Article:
The Moltzs Go AWOL on the Apocalypse

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12/21/12 is one of those days that has a looming significance, even if comically so, over people’s lives in the last half decade leading up to it. It was the day when, apparently, the world was supposed to end, according to a Mayan calendar which was only loosely translated to match the Greco-Roman one we use in the states. Regardless, it seemed vaguely important, and it also turned out to be the day my family and I would do something we’ve never done before and may not ever do again.

On December 20th, 2012, at around 7:30 PM, I landed in Chicago from New York and met my Dad, who told me that we were not going to South America after all, as was planned. “Why?” I asked. I assumed something happened, like my brother was being punished or my parents were in a fight.

“The flight was cancelled due to bad weather… I’ll tell you about it later,” he said. Now, I looked outside, and it was hardly raining. Not bad weather as far as I know, and definitely not plane-grounding weather. He went on to tell me that our flight was the only one that was cancelled: the one before and after were both delayed, but still flying. Ours was cancelled, and there wasn’t another flight we could get on for the next 8 days; well after all of the things we had planned on the islands had expired. So my Dad and I took a solemn ride home from the airport, discussing what we were going to do next.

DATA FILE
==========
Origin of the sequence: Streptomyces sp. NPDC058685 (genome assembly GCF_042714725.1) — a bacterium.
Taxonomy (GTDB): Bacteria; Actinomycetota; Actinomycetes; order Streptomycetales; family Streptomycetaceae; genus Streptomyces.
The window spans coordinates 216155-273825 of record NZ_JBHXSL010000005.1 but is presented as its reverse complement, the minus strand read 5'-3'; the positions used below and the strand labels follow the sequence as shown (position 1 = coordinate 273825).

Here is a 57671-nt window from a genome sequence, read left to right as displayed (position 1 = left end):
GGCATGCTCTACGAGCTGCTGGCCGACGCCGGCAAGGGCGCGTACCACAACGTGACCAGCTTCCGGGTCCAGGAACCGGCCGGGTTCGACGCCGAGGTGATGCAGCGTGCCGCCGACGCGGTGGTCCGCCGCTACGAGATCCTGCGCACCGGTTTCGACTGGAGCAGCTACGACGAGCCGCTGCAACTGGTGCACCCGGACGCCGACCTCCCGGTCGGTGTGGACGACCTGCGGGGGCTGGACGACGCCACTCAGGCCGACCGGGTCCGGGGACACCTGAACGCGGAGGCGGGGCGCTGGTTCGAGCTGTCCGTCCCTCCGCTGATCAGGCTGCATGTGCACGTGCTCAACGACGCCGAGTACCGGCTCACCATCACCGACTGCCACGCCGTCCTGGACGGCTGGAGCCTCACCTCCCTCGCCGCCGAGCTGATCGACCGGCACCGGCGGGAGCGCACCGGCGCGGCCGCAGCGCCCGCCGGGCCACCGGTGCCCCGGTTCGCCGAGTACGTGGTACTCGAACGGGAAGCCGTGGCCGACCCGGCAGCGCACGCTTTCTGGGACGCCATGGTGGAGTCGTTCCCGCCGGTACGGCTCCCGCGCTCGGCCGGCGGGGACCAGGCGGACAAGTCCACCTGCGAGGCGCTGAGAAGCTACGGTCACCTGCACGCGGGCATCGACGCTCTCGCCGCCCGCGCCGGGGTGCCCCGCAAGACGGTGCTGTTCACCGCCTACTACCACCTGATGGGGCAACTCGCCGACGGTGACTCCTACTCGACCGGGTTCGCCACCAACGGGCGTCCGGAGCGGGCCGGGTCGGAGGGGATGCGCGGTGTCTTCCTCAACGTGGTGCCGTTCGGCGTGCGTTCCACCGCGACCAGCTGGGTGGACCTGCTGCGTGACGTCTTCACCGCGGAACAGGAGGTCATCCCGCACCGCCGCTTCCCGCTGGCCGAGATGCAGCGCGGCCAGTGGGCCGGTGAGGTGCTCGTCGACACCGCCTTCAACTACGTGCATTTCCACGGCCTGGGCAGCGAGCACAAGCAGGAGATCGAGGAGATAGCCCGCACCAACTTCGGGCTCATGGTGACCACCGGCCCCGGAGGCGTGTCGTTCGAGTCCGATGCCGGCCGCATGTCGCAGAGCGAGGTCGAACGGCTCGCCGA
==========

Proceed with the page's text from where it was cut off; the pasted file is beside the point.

We got home, and I grabbed some dinner. It was possible we could finagle another flight somewhere else in South America, directly, and then go to the Galapagos. But there had been a freak volcano eruption and no planes were going in or out. The Universe, it seemed, was giving us a very strong nudge toward a vacation at home.

 

But just because the Universe gives an opinion doesn’t mean we have to abide by it.

 

So we threw around some other ideas. My dad had racked up a ridiculous amount of frequent-flier miles so literally anywhere in the world was a possibility. France was definitely on the table for a bit, as was Italy and London. My mom suggested, we could just fly to a really nice spa somewhere. But none of us could agree, and the idea of South America and the Galapagos Islands, especially now that it was forbidden fruit, was enticing.

 

My alternative bid was for France, since we have family and friends there and I’ve wanted to go back for a little while now. But a few minutes later I heard my Dad on the phone with some representative from American Airlines, saying something about extra tickets.

Photo credit Sara Shafran 2012

Turns out, there were four extra tickets to Miami but there were two catches. The first was that it flew out of Detroit, not Chicago, about four hours away by a car going an average of 70 mph. The second was that the flight was in about 6 hours. My dad hung up the phone and gave the instructions: pack your bags, we leave at half past midnight. By the time we left, it would be December 21st, 2012.

 

Here’s the third catch I forgot about: we have an all-electric car that can only go about 100 miles max before conking out. Detroit is about 260 miles away, so we need to rent a car. The only place we could get a car on such short notice, and abandon at short notice, was at the airport, 45 minutes away. So my dad, of course, gets in a taxi, and returns about an hour later with a rental car.